The Value Chain Grows Ever Tighter
If you let your business partners down, you might literally bankrupt them.
April 12, 2012
Ever since I was old enough to learn the alphabet, I’ve been a voracious reader. As a boy, I spent most of my free time at the neighborhood library, absorbing as much information as possible from any book I could get my hands on.
I remember reading one that said spider’s silk is so strong that if you wove the strands together, the resulting rope would be five times stronger than one of the same diameter made from steel. I found that very difficult to believe, even though the book had a picture showing a “chain” made from spider’s silk lifting an incredible amount of weight.
If spider silk can be woven into such a tough and durable chain, why can’t cotton?
Figuratively, at least, it can – and we all need to start weaving the links to that chain immediately. Industry experts and thought leaders across the globe agree that a tighter, stronger supply chain is the best defense cotton has against market volatility, concerns about the environment and competition from synthetic fibers.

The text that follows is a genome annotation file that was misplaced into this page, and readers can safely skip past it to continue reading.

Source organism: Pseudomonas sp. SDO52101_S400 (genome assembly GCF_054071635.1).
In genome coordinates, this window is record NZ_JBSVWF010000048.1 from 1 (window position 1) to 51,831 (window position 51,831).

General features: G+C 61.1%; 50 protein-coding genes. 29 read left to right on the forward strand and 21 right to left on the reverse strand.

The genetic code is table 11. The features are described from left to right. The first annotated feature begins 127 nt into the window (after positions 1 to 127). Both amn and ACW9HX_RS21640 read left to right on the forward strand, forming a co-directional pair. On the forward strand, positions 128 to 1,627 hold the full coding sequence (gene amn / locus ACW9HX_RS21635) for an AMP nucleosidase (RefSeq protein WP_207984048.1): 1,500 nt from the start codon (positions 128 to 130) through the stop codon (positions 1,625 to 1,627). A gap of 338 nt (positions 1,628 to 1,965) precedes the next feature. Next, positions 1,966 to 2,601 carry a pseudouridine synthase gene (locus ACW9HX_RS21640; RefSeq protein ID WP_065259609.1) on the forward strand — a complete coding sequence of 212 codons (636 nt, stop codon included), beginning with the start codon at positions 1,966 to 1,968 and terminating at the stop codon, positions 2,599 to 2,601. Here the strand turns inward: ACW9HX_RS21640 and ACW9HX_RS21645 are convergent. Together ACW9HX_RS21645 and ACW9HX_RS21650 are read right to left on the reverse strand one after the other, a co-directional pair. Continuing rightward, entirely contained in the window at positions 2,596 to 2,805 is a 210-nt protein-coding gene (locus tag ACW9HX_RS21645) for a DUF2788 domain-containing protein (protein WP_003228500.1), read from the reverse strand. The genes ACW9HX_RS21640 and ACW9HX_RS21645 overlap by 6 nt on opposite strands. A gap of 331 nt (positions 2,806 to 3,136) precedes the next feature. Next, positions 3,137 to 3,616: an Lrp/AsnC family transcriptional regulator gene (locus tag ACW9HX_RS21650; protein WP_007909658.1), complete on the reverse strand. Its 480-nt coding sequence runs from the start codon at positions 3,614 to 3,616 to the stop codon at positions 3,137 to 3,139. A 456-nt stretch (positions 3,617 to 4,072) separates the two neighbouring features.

From the cotton seed all the way through to the pair of jeans on the retailer’s shelf, each and every link in the chain is fully dependent on the others. Ignoring the needs and challenges of your upstream suppliers and downstream customers is not only bad business for your own organization, it puts everyone else in the entire supply chain at risk.
As Bashir Ali Mohammad, president of the International Textile Manufacturers Federation, says in this issue’s Global Summit Preview (see page 12), “Find partners you can trust, be transparent in your operations, and above all, don’t be greedy. In today’s circumstances, if you let your business partners down, you might literally bankrupt them.”
It’s true that challenging times usually bring about opportunities to make lasting changes for the good. When the global leaders of the cotton and textile industries meet April 25-27 at the Global Summit in Bangkok, at the Bremen Cotton Conference in March, and at other events around the world, I encourage you to work with them to find solutions that will strengthen the cotton supply chain for generations to come.